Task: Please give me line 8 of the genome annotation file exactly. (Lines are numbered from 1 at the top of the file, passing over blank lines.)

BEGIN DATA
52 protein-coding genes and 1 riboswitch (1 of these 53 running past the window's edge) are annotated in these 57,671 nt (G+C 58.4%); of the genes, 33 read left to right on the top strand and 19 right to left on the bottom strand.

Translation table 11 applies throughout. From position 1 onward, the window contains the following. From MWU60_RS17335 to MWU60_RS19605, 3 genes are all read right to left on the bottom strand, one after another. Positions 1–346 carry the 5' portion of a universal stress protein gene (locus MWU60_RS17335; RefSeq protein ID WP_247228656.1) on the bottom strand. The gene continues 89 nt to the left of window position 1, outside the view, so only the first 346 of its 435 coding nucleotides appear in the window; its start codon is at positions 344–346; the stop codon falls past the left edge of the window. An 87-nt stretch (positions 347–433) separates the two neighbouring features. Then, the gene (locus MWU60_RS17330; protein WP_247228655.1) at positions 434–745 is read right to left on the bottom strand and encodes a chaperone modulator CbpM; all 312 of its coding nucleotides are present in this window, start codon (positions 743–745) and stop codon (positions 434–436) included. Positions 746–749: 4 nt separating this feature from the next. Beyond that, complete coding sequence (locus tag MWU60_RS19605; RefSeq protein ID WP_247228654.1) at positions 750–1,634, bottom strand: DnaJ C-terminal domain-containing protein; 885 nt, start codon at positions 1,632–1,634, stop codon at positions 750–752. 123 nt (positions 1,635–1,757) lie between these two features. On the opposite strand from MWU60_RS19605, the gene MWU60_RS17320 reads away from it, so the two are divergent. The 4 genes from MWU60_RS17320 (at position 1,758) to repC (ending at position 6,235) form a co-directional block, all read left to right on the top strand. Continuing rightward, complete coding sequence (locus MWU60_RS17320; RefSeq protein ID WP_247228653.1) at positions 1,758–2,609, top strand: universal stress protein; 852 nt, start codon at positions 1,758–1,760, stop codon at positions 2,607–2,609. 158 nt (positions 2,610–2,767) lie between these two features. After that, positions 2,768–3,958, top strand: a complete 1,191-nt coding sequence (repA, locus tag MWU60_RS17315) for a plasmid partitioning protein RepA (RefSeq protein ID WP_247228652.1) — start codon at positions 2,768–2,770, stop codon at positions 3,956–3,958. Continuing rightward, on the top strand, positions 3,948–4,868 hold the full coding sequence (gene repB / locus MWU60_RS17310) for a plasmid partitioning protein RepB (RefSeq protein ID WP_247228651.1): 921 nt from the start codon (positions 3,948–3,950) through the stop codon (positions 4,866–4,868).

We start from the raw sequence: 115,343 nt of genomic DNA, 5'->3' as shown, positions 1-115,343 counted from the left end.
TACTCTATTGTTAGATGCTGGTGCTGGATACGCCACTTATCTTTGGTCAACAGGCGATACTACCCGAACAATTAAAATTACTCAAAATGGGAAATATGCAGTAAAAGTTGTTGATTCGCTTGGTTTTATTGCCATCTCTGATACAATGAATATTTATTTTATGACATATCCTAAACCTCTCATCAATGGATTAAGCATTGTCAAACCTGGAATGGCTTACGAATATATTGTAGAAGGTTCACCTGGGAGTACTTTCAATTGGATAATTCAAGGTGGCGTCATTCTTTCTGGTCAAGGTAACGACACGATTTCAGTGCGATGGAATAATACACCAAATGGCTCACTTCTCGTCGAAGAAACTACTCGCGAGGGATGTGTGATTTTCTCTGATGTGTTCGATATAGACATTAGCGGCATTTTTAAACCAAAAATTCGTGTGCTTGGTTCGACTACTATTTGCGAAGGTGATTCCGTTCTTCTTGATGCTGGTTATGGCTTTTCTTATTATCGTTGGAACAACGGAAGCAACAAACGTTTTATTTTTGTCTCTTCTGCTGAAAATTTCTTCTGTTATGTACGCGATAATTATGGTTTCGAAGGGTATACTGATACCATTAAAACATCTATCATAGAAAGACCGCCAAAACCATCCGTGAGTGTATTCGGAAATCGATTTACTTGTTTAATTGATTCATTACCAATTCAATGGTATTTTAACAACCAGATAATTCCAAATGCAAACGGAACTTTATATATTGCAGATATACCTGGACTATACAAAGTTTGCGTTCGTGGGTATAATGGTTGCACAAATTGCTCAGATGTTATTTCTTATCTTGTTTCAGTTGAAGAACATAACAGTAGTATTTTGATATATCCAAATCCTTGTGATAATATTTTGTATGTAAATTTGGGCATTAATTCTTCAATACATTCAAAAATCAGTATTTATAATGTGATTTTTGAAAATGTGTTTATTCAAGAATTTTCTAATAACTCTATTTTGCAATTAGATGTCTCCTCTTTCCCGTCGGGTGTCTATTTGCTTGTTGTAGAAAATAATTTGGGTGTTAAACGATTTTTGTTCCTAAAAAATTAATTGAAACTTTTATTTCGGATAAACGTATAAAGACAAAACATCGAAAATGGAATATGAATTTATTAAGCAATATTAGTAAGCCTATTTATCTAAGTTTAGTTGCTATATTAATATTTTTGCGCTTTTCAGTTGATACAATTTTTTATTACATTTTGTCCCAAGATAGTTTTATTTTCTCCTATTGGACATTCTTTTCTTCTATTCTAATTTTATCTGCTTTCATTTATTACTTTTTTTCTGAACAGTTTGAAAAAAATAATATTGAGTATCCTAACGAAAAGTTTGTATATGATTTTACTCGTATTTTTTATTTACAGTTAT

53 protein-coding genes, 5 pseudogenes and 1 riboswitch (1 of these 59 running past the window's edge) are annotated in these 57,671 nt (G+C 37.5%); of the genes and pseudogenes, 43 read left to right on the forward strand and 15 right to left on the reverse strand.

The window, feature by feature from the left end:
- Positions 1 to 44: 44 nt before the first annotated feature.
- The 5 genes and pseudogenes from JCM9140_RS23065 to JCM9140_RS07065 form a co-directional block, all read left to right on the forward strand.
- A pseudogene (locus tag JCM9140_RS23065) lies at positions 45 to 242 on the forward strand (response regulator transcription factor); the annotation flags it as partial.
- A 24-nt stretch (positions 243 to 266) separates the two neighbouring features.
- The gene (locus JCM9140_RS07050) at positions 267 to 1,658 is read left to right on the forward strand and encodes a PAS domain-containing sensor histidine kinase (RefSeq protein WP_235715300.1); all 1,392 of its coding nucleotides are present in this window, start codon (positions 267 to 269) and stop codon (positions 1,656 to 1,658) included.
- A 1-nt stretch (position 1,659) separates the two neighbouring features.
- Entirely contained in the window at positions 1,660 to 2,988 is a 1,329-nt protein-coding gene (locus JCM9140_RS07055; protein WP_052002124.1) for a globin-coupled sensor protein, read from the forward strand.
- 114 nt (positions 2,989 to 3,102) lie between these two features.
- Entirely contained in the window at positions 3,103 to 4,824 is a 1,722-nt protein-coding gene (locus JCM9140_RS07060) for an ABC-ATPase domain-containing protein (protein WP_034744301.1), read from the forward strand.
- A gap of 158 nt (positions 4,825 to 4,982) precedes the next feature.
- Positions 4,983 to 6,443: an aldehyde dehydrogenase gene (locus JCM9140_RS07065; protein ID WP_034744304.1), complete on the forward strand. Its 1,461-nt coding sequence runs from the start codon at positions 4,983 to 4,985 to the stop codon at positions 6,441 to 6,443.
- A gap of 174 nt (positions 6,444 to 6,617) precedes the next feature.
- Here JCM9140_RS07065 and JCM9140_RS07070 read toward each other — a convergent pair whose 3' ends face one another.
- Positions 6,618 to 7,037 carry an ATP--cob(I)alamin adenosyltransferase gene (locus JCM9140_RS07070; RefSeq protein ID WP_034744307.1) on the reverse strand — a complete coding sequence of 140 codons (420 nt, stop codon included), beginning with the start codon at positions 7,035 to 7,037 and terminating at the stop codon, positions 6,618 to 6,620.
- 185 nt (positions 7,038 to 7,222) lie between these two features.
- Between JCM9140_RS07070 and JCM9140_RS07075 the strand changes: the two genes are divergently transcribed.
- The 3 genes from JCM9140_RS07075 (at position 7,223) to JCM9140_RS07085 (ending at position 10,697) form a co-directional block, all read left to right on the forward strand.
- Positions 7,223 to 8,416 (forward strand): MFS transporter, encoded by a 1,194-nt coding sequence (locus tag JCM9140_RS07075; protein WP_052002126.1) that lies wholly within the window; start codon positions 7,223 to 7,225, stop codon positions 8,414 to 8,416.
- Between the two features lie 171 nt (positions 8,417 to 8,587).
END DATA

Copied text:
- The 5 genes and pseudogenes from JCM9140_RS23065 to JCM9140_RS07065 form a co-directional block, all read left to right on the forward strand.